Like many here I have been extremely bored recently by the charade the Labour
My boredom has however been in part alleviated by the fact that I can't help but think of the two main protagonists as The Millipede Brothers. A somewhat amusing, if slightly droll, piece of mental gymnastics.
But of course The Millipede Brothers do sound rather like an act from some Victorian Circus. Perhaps they were a star turn promoted by Barnum and Bailey. Or more likely they were part of Pablo Fanque's Fair, featuring Mr Kite, a poster for which so inspired John Lennon and the Beatles to produce Sgt Peppers.
I wasn't even sure Pablo Fanque was real – he was! Fanque, born plain William Darby in Norwich as early as 1796, was not just a circus performer but, more importantly, Britain's first black circus impresario.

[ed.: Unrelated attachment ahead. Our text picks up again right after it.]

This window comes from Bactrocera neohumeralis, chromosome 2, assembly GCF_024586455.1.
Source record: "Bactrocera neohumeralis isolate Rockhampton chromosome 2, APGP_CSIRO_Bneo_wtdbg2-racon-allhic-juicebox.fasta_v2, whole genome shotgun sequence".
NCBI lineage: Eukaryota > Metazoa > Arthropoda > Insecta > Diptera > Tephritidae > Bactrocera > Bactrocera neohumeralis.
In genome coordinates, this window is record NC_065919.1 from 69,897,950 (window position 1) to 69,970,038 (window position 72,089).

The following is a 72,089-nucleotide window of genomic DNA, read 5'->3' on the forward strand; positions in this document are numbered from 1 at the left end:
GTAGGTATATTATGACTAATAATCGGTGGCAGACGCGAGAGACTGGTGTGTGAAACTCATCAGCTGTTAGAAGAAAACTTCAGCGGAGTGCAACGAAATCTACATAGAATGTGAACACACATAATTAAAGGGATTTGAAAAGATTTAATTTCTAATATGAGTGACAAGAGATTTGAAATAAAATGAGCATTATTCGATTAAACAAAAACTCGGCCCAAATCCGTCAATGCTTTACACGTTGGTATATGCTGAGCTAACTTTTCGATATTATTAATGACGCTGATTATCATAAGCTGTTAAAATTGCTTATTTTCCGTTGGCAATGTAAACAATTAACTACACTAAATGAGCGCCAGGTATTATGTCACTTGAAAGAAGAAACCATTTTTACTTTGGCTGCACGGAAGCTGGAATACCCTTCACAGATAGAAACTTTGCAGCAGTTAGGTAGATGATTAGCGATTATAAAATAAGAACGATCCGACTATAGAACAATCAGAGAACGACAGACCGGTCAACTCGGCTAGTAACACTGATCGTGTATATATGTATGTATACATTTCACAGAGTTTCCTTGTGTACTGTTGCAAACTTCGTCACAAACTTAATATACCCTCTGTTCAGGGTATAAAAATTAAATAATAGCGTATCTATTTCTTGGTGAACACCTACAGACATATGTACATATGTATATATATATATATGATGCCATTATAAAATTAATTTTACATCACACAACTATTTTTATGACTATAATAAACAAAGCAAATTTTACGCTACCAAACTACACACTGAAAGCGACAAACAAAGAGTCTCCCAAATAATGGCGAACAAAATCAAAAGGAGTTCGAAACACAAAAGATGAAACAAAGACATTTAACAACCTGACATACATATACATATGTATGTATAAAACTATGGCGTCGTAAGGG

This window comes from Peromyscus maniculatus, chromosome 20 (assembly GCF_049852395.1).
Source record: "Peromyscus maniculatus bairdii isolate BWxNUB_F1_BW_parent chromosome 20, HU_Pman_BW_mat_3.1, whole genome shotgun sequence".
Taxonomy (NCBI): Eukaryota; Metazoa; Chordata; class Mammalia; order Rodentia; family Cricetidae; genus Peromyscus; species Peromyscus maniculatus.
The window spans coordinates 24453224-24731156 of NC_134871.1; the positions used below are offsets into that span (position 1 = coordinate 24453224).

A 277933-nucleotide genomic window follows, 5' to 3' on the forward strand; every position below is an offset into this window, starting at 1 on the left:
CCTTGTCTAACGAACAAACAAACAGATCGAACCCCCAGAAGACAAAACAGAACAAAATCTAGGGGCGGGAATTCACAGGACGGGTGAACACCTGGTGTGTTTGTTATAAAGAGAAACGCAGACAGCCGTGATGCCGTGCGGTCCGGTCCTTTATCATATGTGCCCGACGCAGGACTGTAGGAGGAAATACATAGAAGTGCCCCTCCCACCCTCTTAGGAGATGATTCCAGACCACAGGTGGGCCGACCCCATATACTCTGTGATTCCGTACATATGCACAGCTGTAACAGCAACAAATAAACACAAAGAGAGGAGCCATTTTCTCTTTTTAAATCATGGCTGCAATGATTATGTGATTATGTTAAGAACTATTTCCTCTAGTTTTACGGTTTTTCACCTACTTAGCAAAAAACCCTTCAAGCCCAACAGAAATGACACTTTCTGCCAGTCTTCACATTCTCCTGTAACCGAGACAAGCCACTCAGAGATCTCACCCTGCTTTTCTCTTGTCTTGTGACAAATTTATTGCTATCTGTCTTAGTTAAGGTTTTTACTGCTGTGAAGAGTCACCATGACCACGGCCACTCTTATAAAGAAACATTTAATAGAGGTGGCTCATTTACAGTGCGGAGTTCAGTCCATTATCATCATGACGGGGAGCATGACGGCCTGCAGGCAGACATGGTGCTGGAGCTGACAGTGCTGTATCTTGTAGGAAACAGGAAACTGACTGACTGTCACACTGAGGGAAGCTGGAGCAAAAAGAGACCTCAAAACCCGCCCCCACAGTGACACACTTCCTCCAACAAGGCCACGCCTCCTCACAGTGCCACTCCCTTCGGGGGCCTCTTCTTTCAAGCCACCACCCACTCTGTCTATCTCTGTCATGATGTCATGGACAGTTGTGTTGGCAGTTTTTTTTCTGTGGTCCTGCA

Pablo Fanque, began as a famous circus performer in his youth but became the proprietor of his own circus company. His earliest known appearance in the sawdust ring was in Norwich on 26 December 1821, as ‘Young Darby’, with William Batty’s company. His circus acts included horsemanship, rope walking, leaping and rope vaulting. In 1841, aged forty-five and living in Oxford, he left William Batty to begin business on his own account, with just two horses. The towns of Lancashire, Yorkshire and adjacent counties became Fanque’s favourite venues and it was his visit to Rochdale on 14 February 1843 which produced the poster (above) that inspired John Lennon’s lyric For the Benefit of Mr Kite. Fanque died in Stockport in 1871 and is buried in Woodhouse Cemetery, Leeds next to his first wife Susannah Darby.
Much more interesting than Labour Party politics!